Pros: Ease of use and install.
Cons: Some programs are slow (mainly to load).


Different people seem to cite different reasons for having a go at running Linux, but one common reason for not running it is how difficult it is to use. This is rapidly becoming a spurious reason with the latest offering from Mandrake.

Much of the credit for this can go to KDE for its much improved version 3 desktop and to Open Office for its intuitive Word Processor and Spreadsheet packages. Mandrake have pitched in too with details like printer installation taking a huge leap forward in its ease of use.

I would now be happy to put together a machine for a non techy person and install Linux rather than Windows. Open Office seems to cope reasonably well with Word files; it has a few difficulties with tables, but that's pretty standard when you're translating word processor formats. The spreadsheet package reads Excel files no problem. Microsoft's grip on the world of desktop computing relies heavily on its Office package, so it's encouraging to find a program that can deal with such files.

There will of course still be a number of people who rely on Windows only software, but for a large number of people, all they want a computer for is e-mail, Internet access and word processing. Internet browsing is well catered for by the excellent Mozilla; there are fewer and fewer sites it cannot cope with these days. E-mail packages are abundant and easy to configure. There is some work to be done here though: Evolution is the most rediculous piece of bloatware imaginable and Kmail leaves a little to be desired in terms of presentation and its reliance on the mouse.

Other areas of criticism would be the age it takes for Open Office to boot and how slow it is to save even the smallest of files.

These are minor complaints however. Setup and install is easier and quicker than Windows; Mandrake 9.1 found Internet connections effortlessly (as did 8.1); it's got programs like VNC, Palm Pilot Sync, ICQ etc. It's really closing in on Windows as a mass market desktop operating system. Cutting and pasting between applications is very good now - a Windows user would cope no problem.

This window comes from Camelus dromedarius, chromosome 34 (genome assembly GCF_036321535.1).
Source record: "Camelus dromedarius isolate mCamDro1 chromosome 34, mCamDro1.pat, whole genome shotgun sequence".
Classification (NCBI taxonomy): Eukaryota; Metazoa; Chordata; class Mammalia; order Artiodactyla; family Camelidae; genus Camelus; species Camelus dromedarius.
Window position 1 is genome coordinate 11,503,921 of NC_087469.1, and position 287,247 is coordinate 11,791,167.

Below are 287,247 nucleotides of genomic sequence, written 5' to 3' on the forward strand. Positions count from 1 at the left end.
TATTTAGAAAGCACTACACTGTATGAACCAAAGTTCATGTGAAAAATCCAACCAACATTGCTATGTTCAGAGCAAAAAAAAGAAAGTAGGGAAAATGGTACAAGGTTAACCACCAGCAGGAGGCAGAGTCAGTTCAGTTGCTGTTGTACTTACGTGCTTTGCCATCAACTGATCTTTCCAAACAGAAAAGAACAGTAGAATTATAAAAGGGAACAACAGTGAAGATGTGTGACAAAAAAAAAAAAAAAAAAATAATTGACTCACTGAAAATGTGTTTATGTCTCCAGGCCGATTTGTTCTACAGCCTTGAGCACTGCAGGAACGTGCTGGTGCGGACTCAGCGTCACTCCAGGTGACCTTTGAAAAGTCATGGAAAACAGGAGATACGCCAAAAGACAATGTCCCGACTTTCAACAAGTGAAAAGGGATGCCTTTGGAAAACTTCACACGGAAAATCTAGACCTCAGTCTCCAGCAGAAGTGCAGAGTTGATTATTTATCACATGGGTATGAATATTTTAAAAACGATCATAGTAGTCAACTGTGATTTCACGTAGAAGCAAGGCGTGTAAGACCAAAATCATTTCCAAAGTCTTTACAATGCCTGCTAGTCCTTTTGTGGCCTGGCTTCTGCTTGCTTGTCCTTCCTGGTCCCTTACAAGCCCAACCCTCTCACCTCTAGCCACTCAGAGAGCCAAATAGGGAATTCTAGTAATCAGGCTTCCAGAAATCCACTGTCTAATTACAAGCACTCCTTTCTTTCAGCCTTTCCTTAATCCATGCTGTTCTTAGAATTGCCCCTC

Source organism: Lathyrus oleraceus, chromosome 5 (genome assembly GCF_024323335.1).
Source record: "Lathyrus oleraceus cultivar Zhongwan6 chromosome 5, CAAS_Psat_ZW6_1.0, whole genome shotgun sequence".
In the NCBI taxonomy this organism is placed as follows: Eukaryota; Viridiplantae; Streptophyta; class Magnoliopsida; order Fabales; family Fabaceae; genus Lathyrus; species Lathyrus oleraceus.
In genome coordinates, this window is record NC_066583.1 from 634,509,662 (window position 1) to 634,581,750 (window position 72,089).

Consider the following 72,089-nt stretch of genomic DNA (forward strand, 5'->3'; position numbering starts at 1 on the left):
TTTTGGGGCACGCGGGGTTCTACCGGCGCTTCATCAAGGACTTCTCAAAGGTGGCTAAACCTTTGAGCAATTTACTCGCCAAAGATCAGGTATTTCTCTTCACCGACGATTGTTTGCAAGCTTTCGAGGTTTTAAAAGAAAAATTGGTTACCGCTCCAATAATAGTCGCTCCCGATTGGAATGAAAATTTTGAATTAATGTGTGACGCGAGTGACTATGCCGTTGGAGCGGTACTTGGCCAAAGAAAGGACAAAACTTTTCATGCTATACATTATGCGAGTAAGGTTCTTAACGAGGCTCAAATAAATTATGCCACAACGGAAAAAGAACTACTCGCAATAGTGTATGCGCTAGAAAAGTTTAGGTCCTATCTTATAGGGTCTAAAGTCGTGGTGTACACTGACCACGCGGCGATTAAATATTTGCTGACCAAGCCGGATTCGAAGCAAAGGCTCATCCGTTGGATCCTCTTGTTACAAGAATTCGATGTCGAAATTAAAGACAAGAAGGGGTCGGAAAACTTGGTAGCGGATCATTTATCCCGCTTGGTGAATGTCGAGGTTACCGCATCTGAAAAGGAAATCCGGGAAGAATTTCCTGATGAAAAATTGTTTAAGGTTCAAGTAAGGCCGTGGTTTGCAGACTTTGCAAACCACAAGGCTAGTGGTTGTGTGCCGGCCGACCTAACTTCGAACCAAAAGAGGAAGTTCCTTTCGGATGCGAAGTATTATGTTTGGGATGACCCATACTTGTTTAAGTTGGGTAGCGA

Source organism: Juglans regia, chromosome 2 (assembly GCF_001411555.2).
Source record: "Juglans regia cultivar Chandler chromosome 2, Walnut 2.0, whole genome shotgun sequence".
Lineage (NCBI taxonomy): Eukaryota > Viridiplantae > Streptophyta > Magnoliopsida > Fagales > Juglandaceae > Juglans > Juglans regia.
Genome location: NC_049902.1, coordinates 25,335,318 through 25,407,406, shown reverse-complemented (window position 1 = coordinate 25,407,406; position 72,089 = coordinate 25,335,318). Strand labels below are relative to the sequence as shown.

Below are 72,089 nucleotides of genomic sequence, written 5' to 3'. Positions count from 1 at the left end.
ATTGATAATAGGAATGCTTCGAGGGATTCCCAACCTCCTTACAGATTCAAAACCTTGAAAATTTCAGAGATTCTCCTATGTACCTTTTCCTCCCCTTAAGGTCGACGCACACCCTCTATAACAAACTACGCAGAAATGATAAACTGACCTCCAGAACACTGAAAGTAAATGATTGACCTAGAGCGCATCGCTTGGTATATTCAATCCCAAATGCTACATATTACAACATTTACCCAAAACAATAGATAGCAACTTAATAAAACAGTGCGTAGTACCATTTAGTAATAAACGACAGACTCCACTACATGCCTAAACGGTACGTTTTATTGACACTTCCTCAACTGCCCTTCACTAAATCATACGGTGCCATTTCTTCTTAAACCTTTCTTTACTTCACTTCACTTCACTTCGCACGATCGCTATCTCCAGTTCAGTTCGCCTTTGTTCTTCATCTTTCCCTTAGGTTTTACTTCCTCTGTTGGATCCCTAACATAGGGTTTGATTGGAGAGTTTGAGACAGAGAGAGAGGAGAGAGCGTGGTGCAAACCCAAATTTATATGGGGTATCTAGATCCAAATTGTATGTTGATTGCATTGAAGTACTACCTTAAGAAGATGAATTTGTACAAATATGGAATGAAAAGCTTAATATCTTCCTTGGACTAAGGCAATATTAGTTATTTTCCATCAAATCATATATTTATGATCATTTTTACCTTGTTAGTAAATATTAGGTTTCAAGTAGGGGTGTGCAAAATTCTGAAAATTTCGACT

Couple this with the fact that Linux is a rock solid operating system at a rock bottom price and you have a very attractive propsition for both individuals and companies. Companies could save tens of thousands of Euros by taking the plunge; it's good to see local authorities and other public funded companies starting to realise this.
 
Old 06-12-2003, 08:00 PM   #5
Jane Delawney
 
Registered: Dec 2002
Distribution: Mandy 9.1, Knoppix :)
Posts: 146

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Would you recommend the product? yes | Price you paid?: None indicated | Rating: 10

Pros: newbie friendly, but a 'real' Linux install for all that
Cons: some bloatware (who needs 6 window managers & 4 browsers?) and the latest version isn't trouble free.


I came to Linux as a totally naive pointy-clicky Windoze refugee and for some reason I still don't really understand I decided to give Mandrake 9.0 a go rather than any other distro.
(Wanted for personal/'ideological' reasons to move away from M$; known for a while I was going to migrate; but choosing mandy was a matter of pure luck, not informed judgement; all I had to go on was stuff from Distrowatch, which for all I knew was only relevant to practiced users...so naive I was then)
Well that was fortunate, then. 9.0 worked right out of the box, and even tho' I've whinged elsewhere about the near disaster of my 9.1 upgrade, now I have it functioning as I want, it's the best OS I've ever used, both in terms of ease of use, and of interest.
Mandrake have done something extraordinary here IMO - while they have made their LInux really suitable for newbs and Windoze migrants, it's also a complete, unexpurgated *nix system, entirely usable and configurable from command line, for those who want such a thing. This sets it aside from certain other desktop-oriented distros (Lindows, Xandros spring to mind) which kinda 'neuter' the linux experience in the interest of making it 'easier'.
Mandrake demonstrates that it's quite possible to provide an end-user-friendly, easily configurable, GUI-oriented OS, without removing those features which true LInux geeks love and cherish. This is 'real' Linux made newbie friendly, and I can't think of a better way of getting people started than that. Begin with a kind-of windows emulation, then gradually start to perceive that there is more, *much* more, to this OS than that.

And also ... I know I may be alone in this, but personally I think that urpmi/rpmdrake is *extremely* cool...though mandy should perhaps make it a little more explicit in their documentation just where you need to go, and what you need to do, to make it work. Once you've set it up, it's just fab, no argument. The only limitation to future updating is my gosh-darn dialup....and I keep thinking of dashed good reasons for not acquiring a permanent IP address...:)